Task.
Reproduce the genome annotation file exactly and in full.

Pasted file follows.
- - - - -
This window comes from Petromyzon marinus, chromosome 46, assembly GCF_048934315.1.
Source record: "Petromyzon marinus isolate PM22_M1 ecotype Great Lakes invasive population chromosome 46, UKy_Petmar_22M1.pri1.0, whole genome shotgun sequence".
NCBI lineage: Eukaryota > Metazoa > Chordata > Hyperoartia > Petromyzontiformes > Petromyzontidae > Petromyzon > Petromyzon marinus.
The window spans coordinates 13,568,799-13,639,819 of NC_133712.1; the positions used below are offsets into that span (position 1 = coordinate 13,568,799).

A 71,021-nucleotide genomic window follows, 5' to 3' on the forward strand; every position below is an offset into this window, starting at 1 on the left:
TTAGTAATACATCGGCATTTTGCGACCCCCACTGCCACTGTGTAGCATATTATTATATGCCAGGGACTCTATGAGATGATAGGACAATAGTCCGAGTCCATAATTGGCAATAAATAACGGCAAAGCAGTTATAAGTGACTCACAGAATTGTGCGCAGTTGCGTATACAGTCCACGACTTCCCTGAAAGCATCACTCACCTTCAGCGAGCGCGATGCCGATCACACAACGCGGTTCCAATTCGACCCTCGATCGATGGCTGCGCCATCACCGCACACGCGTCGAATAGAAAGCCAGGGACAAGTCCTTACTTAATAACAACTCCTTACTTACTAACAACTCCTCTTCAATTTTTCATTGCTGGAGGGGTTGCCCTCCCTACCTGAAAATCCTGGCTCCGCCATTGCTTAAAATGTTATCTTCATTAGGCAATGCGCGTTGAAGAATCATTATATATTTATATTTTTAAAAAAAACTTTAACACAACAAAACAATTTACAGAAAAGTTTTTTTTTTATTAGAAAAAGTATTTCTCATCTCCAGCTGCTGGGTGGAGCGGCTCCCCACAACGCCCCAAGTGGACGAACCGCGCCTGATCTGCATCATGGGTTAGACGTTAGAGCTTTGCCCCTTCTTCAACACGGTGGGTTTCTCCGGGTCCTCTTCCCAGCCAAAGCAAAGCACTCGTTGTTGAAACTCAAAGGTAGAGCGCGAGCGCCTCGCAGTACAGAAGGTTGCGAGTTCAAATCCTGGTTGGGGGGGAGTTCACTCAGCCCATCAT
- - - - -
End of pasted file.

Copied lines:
This window comes from Petromyzon marinus, chromosome 46, assembly GCF_048934315.1.
Source record: "Petromyzon marinus isolate PM22_M1 ecotype Great Lakes invasive population chromosome 46, UKy_Petmar_22M1.pri1.0, whole genome shotgun sequence".
NCBI lineage: Eukaryota > Metazoa > Chordata > Hyperoartia > Petromyzontiformes > Petromyzontidae > Petromyzon > Petromyzon marinus.
The window spans coordinates 13,568,799-13,639,819 of NC_133712.1; the positions used below are offsets into that span (position 1 = coordinate 13,568,799).

A 71,021-nucleotide genomic window follows, 5' to 3' on the forward strand; every position below is an offset into this window, starting at 1 on the left:
TTAGTAATACATCGGCATTTTGCGACCCCCACTGCCACTGTGTAGCATATTATTATATGCCAGGGACTCTATGAGATGATAGGACAATAGTCCGAGTCCATAATTGGCAATAAATAACGGCAAAGCAGTTATAAGTGACTCACAGAATTGTGCGCAGTTGCGTATACAGTCCACGACTTCCCTGAAAGCATCACTCACCTTCAGCGAGCGCGATGCCGATCACACAACGCGGTTCCAATTCGACCCTCGATCGATGGCTGCGCCATCACCGCACACGCGTCGAATAGAAAGCCAGGGACAAGTCCTTACTTAATAACAACTCCTTACTTACTAACAACTCCTCTTCAATTTTTCATTGCTGGAGGGGTTGCCCTCCCTACCTGAAAATCCTGGCTCCGCCATTGCTTAAAATGTTATCTTCATTAGGCAATGCGCGTTGAAGAATCATTATATATTTATATTTTTAAAAAAAACTTTAACACAACAAAACAATTTACAGAAAAGTTTTTTTTTTATTAGAAAAAGTATTTCTCATCTCCAGCTGCTGGGTGGAGCGGCTCCCCACAACGCCCCAAGTGGACGAACCGCGCCTGATCTGCATCATGGGTTAGACGTTAGAGCTTTGCCCCTTCTTCAACACGGTGGGTTTCTCCGGGTCCTCTTCCCAGCCAAAGCAAAGCACTCGTTGTTGAAACTCAAAGGTAGAGCGCGAGCGCCTCGCAGTACAGAAGGTTGCGAGTTCAAATCCTGGTTGGGGGGGAGTTCACTCAGCCCATCAT